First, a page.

Among other things, though, journaling teaches us to work our thoughts through to completion, and in a sense helps us think on our feet. When you examine an emotional issue from all sides while journaling, it creates mental and emotional flexibility, and a sense of familiarity with the subject. Over a period of time, this process can help you feel more control over a situation, or at least more sympathy for yourself. Whether you think of that as a spiritual process or a form of physical and mental healing makes no difference. As the great mystics and teachers understood, they are one and the same.

There is no right or wrong way to journal. But you should find a way to keep your journal private, even from your spouse or partner. If that means a locked drawer or a password-protected file, don't hesitate. If you feel like someone is looking over your shoulder, you won't be able to express your deepest desires and fears.

Dream Journal:
If possible, you might want to keep a dream journal in addition to your daily journal, just for the convenience of having all your dreams in one place. Leave it next to the bed with a pen and flashlight (or a flashlight pen), so it's always ready when you wake up with an astonishing dream. Date each dream and try to give it a title that describes the theme or action in three or four words. That way you can follow the progressions of your dreams more easily.

Relationship Journal:
You can use a separate journal to track an important relationship. It might be a romantic union, but not necessarily. It could also be a business relationship, or the reestablishment of a relationship with a parent, child, distant relative, ex or old friend. As you pursue the relationship, try to see it in symbolic or archetypal terms. This lets you step back from contentious, passionate, painful or potentially destructive moments and see things dispassionately before acting out of a purely emotional state.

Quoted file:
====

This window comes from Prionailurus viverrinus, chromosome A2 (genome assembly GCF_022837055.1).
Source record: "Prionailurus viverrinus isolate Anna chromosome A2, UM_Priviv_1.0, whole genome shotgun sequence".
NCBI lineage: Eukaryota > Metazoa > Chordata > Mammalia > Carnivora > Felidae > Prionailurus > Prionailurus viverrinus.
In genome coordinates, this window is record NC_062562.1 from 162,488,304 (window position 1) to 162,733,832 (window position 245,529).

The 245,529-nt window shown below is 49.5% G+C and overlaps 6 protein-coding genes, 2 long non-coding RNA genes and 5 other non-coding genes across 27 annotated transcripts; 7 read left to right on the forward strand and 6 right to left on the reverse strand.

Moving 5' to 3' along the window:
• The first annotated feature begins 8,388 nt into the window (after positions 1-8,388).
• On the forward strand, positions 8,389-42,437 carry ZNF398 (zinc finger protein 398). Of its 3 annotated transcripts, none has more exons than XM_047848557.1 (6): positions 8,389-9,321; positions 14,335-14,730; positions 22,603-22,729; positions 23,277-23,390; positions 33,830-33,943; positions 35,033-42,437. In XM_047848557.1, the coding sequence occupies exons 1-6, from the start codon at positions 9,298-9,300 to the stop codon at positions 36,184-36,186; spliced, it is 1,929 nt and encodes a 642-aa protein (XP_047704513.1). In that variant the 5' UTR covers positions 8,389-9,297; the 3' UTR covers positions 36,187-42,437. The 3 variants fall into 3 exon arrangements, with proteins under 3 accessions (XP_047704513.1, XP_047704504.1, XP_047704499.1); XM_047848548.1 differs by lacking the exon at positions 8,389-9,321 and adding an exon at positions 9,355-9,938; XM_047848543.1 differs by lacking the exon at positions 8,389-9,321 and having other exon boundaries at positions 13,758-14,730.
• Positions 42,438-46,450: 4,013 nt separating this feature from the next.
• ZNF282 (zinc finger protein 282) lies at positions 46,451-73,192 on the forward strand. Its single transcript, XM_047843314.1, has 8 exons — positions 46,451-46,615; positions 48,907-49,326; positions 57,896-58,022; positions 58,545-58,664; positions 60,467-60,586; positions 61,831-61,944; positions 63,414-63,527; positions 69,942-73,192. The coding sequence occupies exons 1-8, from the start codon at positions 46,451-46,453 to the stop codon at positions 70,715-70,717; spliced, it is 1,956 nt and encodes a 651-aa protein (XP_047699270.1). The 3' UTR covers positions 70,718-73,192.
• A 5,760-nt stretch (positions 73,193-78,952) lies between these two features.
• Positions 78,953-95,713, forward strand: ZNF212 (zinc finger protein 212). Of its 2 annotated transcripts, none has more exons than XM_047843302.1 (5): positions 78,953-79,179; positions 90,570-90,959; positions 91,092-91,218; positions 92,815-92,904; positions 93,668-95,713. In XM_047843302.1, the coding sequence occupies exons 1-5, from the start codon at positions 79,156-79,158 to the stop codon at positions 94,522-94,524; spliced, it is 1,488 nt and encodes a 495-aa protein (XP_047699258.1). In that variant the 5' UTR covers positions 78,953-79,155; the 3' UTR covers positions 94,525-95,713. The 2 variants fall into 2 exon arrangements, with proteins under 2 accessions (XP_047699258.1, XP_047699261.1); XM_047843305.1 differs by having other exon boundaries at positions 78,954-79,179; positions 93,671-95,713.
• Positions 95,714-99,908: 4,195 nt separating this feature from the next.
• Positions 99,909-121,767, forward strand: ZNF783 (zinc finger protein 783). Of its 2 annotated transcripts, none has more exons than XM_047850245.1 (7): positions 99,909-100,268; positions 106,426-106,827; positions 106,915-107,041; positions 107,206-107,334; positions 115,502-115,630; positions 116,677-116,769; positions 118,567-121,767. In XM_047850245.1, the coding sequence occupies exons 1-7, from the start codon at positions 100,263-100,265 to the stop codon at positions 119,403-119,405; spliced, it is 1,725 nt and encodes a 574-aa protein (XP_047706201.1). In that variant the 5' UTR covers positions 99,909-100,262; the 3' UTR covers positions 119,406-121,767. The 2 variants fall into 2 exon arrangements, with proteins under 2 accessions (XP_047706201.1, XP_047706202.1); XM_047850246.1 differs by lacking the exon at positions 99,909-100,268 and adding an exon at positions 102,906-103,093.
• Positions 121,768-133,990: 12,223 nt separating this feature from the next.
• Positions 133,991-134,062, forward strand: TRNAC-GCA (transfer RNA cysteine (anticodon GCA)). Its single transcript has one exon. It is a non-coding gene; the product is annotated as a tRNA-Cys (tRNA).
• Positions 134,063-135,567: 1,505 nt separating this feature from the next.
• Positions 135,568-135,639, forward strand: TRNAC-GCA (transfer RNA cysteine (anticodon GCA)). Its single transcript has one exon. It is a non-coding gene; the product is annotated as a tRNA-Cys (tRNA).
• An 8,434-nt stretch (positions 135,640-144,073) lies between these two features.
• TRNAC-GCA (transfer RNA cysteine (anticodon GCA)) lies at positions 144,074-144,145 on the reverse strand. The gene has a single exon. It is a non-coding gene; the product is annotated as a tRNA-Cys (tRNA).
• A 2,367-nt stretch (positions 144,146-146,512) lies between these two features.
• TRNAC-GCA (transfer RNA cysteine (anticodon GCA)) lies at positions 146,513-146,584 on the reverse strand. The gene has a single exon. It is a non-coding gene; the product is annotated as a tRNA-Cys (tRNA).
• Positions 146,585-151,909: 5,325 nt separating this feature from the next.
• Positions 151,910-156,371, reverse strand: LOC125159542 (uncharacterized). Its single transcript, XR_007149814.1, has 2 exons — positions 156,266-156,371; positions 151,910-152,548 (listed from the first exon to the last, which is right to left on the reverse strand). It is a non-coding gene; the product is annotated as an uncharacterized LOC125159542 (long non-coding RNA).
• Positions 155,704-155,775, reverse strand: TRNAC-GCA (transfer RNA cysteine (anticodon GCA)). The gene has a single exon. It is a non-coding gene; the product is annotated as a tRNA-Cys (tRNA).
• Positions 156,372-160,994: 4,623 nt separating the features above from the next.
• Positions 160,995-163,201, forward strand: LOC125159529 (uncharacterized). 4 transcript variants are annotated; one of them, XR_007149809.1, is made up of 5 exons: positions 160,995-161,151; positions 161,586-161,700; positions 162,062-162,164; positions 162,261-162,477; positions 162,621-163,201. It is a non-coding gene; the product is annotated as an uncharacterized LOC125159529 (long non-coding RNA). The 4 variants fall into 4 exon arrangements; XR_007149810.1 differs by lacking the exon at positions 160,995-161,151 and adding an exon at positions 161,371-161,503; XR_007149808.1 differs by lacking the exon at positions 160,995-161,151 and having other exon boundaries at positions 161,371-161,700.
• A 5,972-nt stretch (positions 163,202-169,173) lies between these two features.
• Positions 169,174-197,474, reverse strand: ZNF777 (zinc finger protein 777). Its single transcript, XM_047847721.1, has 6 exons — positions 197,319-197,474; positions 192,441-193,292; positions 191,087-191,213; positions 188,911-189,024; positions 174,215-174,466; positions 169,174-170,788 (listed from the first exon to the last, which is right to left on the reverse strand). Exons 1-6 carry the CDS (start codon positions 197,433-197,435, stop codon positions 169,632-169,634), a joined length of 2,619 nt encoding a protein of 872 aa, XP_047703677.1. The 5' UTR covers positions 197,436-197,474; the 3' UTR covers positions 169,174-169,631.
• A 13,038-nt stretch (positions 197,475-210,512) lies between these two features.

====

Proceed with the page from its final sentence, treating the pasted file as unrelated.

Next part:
What to do When You're Feeling Stuck:
When you have trouble getting started on a given day or over a period of time, try one of these methods as a way of priming the pump. They are not ends in themselves, but simple mechanisms to spark your memory and imagination to journal down to a deeper level:

1. Make Lists:
These can be lists of your favorite recipes, art exhibitions or concerts you'd like to attend, acquaintances that you haven't heard from recently, or all the movies you're seen or books you've read in the past year. List places you'd like to go or goals for the future. You could list the most significant people in your life at the moment, or your main inspirations.

2. Write Unsent Letters:
I know, it's an old therapeutic technique, but it does help to write your true feelings -- and then not send the letter -- to people you wouldn't feel safe actually writing to. But you can use the same technique to write to people you might enjoy talking to for any reason, including fictional characters from novels or films.

3. Address a Nagging Fear:
The more afraid we are of a particular subject or event in life, the greater chance that we are getting out of our comfort zone and connecting with potential change and even fulfillment. Pick a fear that you have and write it down in its simplest form. Then write down when and how you're going to confront it. Let's say you need to talk to your boss about a raise you were promised, or some situation in the workplace. Or maybe you have a fear of heights and have avoided flying for years; or you have been putting off dealing with credit card debt. Journal about the issue itself, but also about a plan for facing up to it.

The idea behind all these techniques is the same: To get comfortable with journaling and let it be a comfort to you as well.